Davison replied that criminal breach of copyright was not a scheduled offence [under New Zealand’s extradition treaty with the US]. The racketeering charge was said to have a similarity with a scheduled offence however “everything is derivative” from the copyright infringement charge.

“The funds which were derived from the business activity and the involvement of a group of people around the business activity is the basis of the allegation that this was racketeering … the movement of business proceeds and funds then becomes an allegation of money laundering, but the whole thing is pinned back to the existence of a criminal breach of copyright.

“I am not able to advance a position at this stage which would be as strong as to say that there is no strength to the US government’s case. But suffice to say that there is a substantial challenge to it, and it’s not at all clear that this is an extraditable situation.”

Asked whether he had discussed these matters with Crown prosecutor Anne Toohey, Davison said he had been waiting for ten or 12 days for the prosecution to respond to his request for documents.

“I have been frustrated by being unable to get access to a range of documents that underpin the steps that were taken to issue the provisional [arrest] warrant.”

“I have been requesting the Crown to provide me with the requisite documents, I have been told that the police hold the requisite documents and the police will respond.”

Davison said that the legal basis of the extradition request “may give rise to another proceeding”.

“It is a fundamental matter, it’s not being overlooked, and it is likely to be litigated,” he said.

Fergus Sinclair, a lawyer with the Crown Law Office who appeared as co-counsel with Toohey on behalf of the United States, said that while it was true no copyright offences were named in the extradition treaty, certain crimes where they involved trans-national organised crime, were subject to section 101b of the Extradition Act.

Under this section any offence which was punishable by a prison sentence of more than four years was deemed to be extraditable, and under the New Zealand Copyright Act the distribution of an infringing work could be punished by up to five years in prison.

Sinclair cited the United Nations Convention against Transnational Organised Crime (TOC), which was passed by a UN general assembly resolution in 2000, as the basis of invoking the organised crime provisions of the Extradition Act.

Under the terms of TOC Sinclair said an “organised criminal group” had to consist of a structured group of three or more persons acting in concert with the aim of committing serious crime.

He said there were seven defendants in the Megaupload case, and that according to US grand jury indictment of January 5 members of the Megaupload conspiracy engaged in criminal copyright infringement and money laundering on a massive scale with estimated harm to copyright holders in excess of US$500 million.

Since the bail appeal hearing, several legal commentators have expressed the view that the Megaupload extradition case could be appealed to the New Zealand Supreme Court.

IT lawyer Rick Shera said that Davison’s submissions reinforced his opinion that the extradition case would be complicated.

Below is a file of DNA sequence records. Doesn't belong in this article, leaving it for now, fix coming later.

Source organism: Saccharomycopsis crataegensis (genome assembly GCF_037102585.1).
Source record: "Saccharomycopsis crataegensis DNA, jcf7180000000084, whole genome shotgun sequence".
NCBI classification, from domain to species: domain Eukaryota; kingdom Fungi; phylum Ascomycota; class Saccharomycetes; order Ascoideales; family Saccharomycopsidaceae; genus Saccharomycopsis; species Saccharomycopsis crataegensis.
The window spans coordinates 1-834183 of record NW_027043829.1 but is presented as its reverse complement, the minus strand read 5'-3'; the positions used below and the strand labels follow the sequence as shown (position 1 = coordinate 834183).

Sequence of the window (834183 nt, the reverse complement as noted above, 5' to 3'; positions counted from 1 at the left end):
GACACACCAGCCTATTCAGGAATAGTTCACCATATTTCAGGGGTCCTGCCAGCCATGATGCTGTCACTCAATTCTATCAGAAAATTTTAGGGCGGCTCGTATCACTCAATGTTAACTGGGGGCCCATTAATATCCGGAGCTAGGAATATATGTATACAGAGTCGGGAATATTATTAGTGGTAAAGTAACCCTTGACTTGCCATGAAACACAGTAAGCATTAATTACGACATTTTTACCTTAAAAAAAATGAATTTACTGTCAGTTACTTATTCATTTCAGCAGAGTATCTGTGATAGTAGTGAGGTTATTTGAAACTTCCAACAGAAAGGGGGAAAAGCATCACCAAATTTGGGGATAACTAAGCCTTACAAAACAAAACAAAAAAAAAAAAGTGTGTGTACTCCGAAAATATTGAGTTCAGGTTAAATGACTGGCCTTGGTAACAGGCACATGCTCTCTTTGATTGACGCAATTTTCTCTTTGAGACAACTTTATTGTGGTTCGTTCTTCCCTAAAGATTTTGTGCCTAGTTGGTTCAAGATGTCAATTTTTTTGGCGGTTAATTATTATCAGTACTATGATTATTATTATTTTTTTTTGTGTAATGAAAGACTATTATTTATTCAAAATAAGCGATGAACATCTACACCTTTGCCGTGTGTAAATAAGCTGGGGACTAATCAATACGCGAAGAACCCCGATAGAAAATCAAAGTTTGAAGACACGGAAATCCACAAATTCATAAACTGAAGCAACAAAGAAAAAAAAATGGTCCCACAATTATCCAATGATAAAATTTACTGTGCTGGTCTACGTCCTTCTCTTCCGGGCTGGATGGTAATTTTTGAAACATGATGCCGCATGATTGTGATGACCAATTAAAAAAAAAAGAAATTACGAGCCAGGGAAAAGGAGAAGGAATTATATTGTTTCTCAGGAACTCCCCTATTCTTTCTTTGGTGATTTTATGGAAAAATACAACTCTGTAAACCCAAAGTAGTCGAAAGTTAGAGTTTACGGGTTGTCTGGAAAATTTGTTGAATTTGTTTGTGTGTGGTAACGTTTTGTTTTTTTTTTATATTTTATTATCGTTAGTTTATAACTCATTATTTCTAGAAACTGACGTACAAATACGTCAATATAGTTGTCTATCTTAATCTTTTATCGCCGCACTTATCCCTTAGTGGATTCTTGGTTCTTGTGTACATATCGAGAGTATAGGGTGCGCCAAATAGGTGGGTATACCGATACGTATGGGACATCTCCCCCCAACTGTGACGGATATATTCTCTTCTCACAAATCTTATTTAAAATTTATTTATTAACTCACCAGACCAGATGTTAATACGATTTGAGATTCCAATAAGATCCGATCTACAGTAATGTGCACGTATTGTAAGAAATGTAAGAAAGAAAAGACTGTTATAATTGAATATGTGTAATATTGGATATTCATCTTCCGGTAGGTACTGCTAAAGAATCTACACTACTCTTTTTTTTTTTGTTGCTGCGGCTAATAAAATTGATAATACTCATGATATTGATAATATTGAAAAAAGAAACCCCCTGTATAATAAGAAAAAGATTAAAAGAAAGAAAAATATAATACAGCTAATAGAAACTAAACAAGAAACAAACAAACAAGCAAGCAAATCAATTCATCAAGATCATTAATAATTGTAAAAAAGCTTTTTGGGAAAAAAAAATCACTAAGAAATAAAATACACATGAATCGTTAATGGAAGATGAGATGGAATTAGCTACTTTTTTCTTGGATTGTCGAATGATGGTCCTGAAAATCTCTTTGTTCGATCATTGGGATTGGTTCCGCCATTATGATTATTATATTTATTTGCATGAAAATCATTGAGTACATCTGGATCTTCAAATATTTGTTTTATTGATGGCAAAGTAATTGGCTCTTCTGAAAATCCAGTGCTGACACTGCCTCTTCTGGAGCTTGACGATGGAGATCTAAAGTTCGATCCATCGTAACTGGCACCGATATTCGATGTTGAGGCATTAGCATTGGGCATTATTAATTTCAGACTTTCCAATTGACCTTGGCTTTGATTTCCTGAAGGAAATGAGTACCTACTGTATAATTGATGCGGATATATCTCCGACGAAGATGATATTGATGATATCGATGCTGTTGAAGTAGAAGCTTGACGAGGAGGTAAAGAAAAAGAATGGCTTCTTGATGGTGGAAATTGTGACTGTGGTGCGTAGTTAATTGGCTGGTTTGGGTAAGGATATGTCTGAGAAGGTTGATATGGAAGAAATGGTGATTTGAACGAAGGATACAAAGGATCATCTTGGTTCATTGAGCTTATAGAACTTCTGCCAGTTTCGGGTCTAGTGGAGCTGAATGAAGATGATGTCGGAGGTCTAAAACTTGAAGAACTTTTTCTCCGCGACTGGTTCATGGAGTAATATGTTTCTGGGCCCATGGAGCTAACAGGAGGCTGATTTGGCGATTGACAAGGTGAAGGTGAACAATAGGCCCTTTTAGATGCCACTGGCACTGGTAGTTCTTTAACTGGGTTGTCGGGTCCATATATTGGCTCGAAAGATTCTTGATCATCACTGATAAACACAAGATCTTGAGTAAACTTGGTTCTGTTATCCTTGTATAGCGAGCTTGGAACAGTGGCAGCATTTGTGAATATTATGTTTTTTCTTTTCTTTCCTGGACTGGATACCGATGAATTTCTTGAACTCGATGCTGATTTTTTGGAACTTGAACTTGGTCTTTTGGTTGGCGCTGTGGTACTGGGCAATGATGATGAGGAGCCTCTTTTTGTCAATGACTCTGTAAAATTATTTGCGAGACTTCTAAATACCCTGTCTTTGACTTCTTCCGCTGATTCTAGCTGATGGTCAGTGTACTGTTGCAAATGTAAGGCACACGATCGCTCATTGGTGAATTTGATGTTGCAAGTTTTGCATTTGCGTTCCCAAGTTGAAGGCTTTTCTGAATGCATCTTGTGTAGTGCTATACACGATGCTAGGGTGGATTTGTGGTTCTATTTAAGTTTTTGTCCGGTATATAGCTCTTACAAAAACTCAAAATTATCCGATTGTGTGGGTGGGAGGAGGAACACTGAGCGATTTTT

“My view has always been that there’s a clear issue as to whether the extradition treaty is the end of the story or whether section 101b of the Extradition Act would be involved. Whatever happens you still go back to the [New Zealand] Copyright Act where differences between the NZ and US legislation may become significant.

“I would expect that after the first or second round, one or other of the parties will appeal.

“There hasn’t been a case like this in New Zealand before and, as far as you can you look at it from a general perspective and considering what is at stake, you would want it to be heard by the Supreme Court.””

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Douglas McNabb – McNabb Associates, P.C.’s
International Extradition Lawyers Videos:

International Extradition – When the FBI Seeks Extradition

International Extradition – Wire Transfer – Email – Telephone Call

————————————————————–

To find additional global criminal news, please read The Global Criminal Defense Daily.

Douglas McNabb and other members of the U.S. law firm practice and write and/or report extensively on matters involving Federal Criminal Defense, INTERPOL Red Notice Removal, International Extradition and OFAC SDN Sanctions Removal.

The author of this blog is Douglas McNabb. Please feel free to contact him directly at mcnabb@mcnabbassociates.com or at one of the offices listed above.


Mais’ Alleged Killer Could Be Extradited

July 10, 2011

The Gleaner on July 9, 2011 released the following:

“Glenroy Sinclair, Assignment Coordinator

HEAD OF the Criminal Investigation Branch, Assistant Commissioner Ealan Powell, and his team are now busy wrapping up their preliminary investigation before drafting a provisional warrant for the United States to extradite the driver of the BMW X6 implicated in the murder of Kingston College schoolboy, Khajeel Mais.

This is because fresh information has suggested that the BMW X6 driver is a US citizen.

“We have that information, but before we can do anything, we have to complete our file and then draft a provisional warrant,” Powell told The Gleaner yesterday.

A provisional arrest request is an urgent petition to arrest a person pending receipt of an extradition request. It may be appropriate when it is believed that the fugitive may flee the jurisdiction.

There are allegations that prior to the shooting, the X6 driver had originally planned to leave the island on Monday, July 4, which is Independence Day in the United States. But immediately after the shooting, he reportedly purchased another ticket and departed the following day to New York.

The Gleaner understands he has an original address in Florida, and the police, with their overseas counterparts, are now probing his whereabouts.

Mais, 17, was gunned down last Friday. He was a passenger in a taxi which collided with a BMW X6 on Highland Drive, St Andrew.”

Douglas McNabb and other members of the U.S. law firm practice and write extensively on matters involving Federal Criminal Defense, INTERPOL Red Notice Removal, International Extradition and OFAC SDN List Removal.

The author of this blog is Douglas McNabb. Please feel free to contact him directly at mcnabb@mcnabbassociates.com or at one of the offices listed above.